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Enhancement of Student Learning in Experimental Design Using Virtual Laboratories: Year 3

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2011 ASEE Annual Conference & Exposition


Vancouver, BC

Publication Date

June 26, 2011

Start Date

June 26, 2011

End Date

June 29, 2011



Conference Session

NSF Grantees Poster Session

Tagged Topic

NSF Grantees

Page Count


Page Numbers

22.617.1 - 22.617.10



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Paper Authors


Milo Koretsky Oregon State University

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Milo Koretsky is an Associate Professor of Chemical Engineering at Oregon State University. He currently has research activity in areas related to thin film materials processing and engineering education. He is interested in integrating technology into effective educational practices and in promoting the use of higher level cognitive skills in engineering problem solving. Dr. Koretsky is a six-time Intel Faculty Fellow and has won awards for his work in engineering education at the university and national levels.

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Christine Kelly Oregon State University

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Enhancement of Student Learning in Experimental Design Using Virtual LaboratoriesAbstractPresently there is a need to develop more effective ways to integrate experimental design into theengineering curriculum. To address this need, we are developing virtual laboratories that providestudents a capstone experience in which they can apply experimental design in a context similarto that of a practicing engineer in industry. In a virtual laboratory, students do not interact withreal equipment to obtain data, but rather with computer simulations of laboratory equipment, thatproduce results that can be obscured by noise. However, as opposed to being constructed as adirect one-to-one replacement, the instructional design is to compliment the physical laboratoriesin the curriculum so that certain specific elements of the experimental design process areaddressed. This NSF CCLI Phase II project builds upon the successful proof-of-concept grant tomore fully develop the virtual laboratory as a learning tool for teaching experimental design, toinvestigate its utility and to extend its effectiveness.Results are presented from two virtual laboratories, the Virtual CVD Laboratory, a simulation ofan industrial-scale chemical vapor deposition (CVD) reactor, and the Virtual Bioreactorlaboratory, based on an industrial scale bioreactor process. Qualitative assessment data in theform of think-aloud sessions are being collected and analyzed. A novice-expert comparison isbeing developed by having engineers from industry also perform the project while participatingin the think-aloud protocols. Student perceptions of learning are compared between the virtuallaboratory and two physical laboratories using set of short answer survey questions that wasasked after each laboratory. A method to represent student groups’ model development as theyproceed through the task situated in the cyber-environment of the virtual laboratory is beingdeveloped. Data sources include laboratory journals, an initial design memorandum, the finalwritten and oral reports, and experimental records available through the instructor interface. Inaddition to the implementation at the university level, the Virtual CVD Laboratory is being usedby over 500 students at 4 different High Schools. New, level-appropriate assignments have beendeveloped. Based on this successful experience, five workshops have been delivered to highschool, community college and university instructors.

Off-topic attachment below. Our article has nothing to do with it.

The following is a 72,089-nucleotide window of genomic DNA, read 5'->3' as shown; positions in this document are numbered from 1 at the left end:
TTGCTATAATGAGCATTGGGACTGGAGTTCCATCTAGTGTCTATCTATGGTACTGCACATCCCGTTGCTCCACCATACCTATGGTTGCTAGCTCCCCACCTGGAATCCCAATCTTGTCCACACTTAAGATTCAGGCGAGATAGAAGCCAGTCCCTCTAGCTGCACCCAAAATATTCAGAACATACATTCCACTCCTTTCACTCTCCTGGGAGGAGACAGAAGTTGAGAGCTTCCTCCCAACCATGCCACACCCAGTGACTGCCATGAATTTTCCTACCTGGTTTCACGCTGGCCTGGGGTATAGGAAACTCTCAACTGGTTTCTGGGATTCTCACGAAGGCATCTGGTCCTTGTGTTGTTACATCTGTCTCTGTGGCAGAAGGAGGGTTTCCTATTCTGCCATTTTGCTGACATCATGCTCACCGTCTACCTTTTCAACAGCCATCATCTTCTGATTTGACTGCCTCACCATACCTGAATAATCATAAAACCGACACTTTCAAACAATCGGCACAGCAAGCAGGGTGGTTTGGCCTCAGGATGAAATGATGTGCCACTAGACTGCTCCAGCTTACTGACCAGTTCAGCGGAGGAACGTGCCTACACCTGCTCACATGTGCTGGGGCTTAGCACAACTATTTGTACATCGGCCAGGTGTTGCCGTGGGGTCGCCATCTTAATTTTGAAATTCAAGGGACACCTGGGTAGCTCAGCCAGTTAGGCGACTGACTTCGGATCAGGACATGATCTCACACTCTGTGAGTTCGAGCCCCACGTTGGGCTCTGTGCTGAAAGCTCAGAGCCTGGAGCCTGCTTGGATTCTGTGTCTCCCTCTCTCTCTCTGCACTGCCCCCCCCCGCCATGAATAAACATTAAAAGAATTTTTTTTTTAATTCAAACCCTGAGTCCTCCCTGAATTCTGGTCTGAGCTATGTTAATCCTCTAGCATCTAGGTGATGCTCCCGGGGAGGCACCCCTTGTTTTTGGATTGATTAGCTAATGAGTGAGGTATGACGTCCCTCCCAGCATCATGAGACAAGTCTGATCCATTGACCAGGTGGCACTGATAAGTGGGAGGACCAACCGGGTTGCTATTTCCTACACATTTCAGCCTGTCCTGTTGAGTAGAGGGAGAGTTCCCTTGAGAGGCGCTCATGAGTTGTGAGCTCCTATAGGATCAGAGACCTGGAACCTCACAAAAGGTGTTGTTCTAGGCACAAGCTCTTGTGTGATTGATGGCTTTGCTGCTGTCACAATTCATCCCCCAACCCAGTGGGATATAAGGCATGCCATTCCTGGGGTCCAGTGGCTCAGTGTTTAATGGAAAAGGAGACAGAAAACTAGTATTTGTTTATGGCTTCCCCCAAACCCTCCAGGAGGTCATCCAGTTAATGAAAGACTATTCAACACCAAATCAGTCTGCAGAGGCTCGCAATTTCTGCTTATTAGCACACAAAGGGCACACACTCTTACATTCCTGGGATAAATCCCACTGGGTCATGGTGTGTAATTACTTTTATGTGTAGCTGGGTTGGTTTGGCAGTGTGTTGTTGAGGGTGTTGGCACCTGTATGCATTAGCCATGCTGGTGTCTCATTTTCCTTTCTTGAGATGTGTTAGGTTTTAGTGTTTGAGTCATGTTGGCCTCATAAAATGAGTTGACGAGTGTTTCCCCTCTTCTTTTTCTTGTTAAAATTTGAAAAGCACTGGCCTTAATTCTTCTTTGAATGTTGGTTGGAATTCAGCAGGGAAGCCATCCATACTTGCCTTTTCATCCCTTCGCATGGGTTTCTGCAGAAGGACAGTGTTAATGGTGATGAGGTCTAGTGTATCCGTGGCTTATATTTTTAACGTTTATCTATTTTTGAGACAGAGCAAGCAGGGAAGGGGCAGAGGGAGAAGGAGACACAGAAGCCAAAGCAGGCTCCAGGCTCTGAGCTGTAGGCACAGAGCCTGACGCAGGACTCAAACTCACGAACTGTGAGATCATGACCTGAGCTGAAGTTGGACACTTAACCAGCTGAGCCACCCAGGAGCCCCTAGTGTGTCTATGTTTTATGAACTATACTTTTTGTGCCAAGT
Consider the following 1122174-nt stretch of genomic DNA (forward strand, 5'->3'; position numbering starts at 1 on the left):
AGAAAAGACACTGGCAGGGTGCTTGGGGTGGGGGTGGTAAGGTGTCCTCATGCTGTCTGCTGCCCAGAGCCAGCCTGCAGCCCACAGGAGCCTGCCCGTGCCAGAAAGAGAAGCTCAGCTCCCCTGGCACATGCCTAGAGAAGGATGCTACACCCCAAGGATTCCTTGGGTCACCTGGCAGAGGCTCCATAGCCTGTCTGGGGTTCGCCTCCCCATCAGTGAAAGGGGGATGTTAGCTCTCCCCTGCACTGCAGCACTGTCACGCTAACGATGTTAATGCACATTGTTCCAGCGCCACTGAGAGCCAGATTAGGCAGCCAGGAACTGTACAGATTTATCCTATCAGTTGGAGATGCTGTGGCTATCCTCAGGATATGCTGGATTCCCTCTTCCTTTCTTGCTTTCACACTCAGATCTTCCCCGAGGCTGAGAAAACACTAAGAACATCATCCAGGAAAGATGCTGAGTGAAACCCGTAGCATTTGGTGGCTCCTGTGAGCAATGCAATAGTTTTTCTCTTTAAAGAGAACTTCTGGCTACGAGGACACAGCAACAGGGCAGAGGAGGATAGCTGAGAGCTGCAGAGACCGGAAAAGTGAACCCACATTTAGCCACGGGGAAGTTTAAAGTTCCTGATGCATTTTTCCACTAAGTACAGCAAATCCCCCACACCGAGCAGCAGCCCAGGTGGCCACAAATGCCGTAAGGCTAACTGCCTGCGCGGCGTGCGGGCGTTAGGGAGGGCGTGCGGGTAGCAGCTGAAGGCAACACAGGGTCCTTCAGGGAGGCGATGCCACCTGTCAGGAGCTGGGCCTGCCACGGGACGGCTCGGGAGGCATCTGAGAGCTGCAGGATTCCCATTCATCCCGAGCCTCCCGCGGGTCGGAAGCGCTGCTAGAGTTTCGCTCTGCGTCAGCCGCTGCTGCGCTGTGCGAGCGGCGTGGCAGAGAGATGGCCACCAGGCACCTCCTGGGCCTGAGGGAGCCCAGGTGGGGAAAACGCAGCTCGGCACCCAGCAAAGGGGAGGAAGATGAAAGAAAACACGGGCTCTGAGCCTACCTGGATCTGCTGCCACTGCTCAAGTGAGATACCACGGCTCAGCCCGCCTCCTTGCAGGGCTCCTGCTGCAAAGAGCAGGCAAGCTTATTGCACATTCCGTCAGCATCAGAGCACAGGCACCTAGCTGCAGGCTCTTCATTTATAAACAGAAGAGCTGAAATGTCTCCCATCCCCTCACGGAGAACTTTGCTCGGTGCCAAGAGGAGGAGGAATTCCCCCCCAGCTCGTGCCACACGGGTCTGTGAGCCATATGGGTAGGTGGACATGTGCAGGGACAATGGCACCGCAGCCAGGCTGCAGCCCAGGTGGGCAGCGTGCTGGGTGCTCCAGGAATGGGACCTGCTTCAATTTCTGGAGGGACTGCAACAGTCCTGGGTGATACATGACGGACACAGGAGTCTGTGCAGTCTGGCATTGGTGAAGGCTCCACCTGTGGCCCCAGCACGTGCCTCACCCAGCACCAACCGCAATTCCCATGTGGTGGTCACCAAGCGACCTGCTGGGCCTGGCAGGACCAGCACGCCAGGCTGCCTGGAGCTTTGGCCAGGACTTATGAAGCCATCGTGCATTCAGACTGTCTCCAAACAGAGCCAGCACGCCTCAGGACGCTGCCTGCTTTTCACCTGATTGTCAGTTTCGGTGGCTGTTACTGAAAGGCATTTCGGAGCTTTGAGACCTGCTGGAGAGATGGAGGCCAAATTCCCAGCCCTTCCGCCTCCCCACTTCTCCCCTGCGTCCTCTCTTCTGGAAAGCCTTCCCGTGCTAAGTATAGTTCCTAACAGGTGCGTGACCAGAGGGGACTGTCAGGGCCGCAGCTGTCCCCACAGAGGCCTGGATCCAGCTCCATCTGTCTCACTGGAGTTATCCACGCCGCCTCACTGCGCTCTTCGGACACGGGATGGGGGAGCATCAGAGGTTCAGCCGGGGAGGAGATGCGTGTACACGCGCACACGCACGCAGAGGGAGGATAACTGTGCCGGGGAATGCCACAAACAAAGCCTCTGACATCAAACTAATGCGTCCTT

Koretsky, M., & Kelly, C. (2011, June), Enhancement of Student Learning in Experimental Design Using Virtual Laboratories: Year 3 Paper presented at 2011 ASEE Annual Conference & Exposition, Vancouver, BC. 10.18260/1-2--17898

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